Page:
Minor points and not too irritating once you know about them. The same applies to the Asus Time widget and the Asus E-mail widget, although unfortunately the latter only works on the email client rather than the Gmail app. There is also a funky MyZine widget, which gives you a sort of mock magazine cover drawing in various elements from the device - website, calendar, photos, weather, music, etc. It eats virtually a whole page but it looks nice and there are two variants available.
Asus have also added to the basic out-of-the-box feature set with some of their own applications: Starting with the weak link, the Vibe elements accessed through MyCloud offers up internet radio and music.
Neither are very impressive, both lack content and are slow to navigate. TuneIn Radio presents a much better option for internet radio and if music is what you are after then perhaps Spotify is worth a subscription. MyContent will let you access content on your Asus WebStorage.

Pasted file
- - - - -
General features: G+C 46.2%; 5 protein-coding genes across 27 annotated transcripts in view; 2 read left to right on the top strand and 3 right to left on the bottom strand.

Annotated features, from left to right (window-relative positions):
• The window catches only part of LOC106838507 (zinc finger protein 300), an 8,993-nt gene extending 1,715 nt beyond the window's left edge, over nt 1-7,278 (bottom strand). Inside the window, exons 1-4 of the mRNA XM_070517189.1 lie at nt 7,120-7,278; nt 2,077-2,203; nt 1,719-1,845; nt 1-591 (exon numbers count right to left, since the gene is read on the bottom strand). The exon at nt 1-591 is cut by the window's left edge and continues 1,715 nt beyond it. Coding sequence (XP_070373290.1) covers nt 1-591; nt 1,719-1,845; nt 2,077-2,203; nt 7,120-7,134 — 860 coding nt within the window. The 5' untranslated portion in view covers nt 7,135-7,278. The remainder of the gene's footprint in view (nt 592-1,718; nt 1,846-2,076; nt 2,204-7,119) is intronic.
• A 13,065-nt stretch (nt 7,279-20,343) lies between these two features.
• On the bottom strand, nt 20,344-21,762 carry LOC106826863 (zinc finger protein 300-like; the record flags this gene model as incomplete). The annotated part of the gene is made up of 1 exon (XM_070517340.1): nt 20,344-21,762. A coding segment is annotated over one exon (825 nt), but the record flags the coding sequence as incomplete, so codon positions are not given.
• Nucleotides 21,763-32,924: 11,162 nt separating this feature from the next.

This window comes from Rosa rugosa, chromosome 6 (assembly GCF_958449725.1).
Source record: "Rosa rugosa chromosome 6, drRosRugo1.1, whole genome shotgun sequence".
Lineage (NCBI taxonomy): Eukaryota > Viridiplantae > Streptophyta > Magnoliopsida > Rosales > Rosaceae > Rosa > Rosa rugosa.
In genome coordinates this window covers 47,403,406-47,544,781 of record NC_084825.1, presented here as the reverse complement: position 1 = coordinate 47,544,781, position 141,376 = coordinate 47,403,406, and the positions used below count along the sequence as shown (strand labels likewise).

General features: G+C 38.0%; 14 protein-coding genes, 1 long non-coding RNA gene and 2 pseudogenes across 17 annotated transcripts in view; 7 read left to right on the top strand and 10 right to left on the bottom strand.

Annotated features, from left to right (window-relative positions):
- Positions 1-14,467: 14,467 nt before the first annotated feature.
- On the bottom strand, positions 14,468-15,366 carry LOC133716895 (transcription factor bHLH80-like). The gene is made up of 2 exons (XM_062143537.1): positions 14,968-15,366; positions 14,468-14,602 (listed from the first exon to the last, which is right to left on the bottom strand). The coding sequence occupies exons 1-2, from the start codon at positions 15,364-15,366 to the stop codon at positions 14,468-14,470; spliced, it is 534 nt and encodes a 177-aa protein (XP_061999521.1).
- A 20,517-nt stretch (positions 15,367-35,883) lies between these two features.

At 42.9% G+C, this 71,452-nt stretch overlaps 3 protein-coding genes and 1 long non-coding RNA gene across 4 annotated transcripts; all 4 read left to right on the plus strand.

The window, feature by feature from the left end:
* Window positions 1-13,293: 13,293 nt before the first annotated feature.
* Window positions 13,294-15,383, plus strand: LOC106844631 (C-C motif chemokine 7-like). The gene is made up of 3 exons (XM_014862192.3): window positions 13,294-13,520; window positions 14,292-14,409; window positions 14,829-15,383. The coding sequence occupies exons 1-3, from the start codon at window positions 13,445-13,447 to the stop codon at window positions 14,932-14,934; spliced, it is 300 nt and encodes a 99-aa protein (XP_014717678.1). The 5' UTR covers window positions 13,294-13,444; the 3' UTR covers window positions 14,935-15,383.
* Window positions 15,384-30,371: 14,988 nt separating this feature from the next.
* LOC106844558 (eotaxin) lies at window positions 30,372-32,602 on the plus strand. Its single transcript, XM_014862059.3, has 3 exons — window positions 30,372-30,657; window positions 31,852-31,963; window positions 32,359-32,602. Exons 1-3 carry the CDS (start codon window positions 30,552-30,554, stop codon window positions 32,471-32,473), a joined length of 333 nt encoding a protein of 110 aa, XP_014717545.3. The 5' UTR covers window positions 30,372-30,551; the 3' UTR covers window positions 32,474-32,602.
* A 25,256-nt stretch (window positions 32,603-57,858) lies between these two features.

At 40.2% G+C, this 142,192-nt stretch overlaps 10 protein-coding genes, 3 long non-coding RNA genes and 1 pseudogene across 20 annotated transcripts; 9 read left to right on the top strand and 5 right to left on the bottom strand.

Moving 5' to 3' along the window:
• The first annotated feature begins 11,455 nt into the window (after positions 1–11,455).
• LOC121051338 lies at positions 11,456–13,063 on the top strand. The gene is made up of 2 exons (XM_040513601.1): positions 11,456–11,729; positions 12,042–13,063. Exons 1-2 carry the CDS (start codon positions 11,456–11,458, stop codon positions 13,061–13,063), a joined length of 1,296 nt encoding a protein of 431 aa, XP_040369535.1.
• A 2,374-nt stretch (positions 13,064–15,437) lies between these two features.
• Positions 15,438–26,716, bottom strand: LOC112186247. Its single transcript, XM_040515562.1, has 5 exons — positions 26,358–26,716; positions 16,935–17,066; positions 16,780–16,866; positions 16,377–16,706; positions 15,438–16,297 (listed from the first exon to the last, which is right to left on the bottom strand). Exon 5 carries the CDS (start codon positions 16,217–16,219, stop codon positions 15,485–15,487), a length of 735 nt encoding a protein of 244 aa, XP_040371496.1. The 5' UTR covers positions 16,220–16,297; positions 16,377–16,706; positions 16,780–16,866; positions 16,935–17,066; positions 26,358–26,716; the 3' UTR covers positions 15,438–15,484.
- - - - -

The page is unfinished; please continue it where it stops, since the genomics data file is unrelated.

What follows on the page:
At the top level things look nice on the Eee Pad, but as you dive deeper it lacks consistency as you reveal all the little services running: It is a little slow, but works well enough for ad hoc access, perhaps to access files or applications on your main computer. Moving on, MyLibrary is an ebook reader app which will offer up book files you have on your system.
However, we found that when we tried to access our protected EPUB files the application would quit to the homepage. MyNet will offer to play content from sharing computers or servers in your house. We fired it up and it was quickly offering content from our Cisco media server.
Autobots, transform and roll out! The Asus EP Mobile Dock follows the same eye-catching design points paid down on the tablet, with a metal deck presenting a neat chiclet keyboard which crams in a lot of functionality, as well as a touchpad.
The tablet slots into a hinge dock and locks in place. The back of the keyboard dock is finished in the same Louis Vuitton-esque plastic, so when docked and closed, the Transformer feels cohesive. We also like the fact that the hinge dock drops down slightly to form a back bulge, raising the keyboard to a slight angle for more comfortable typing.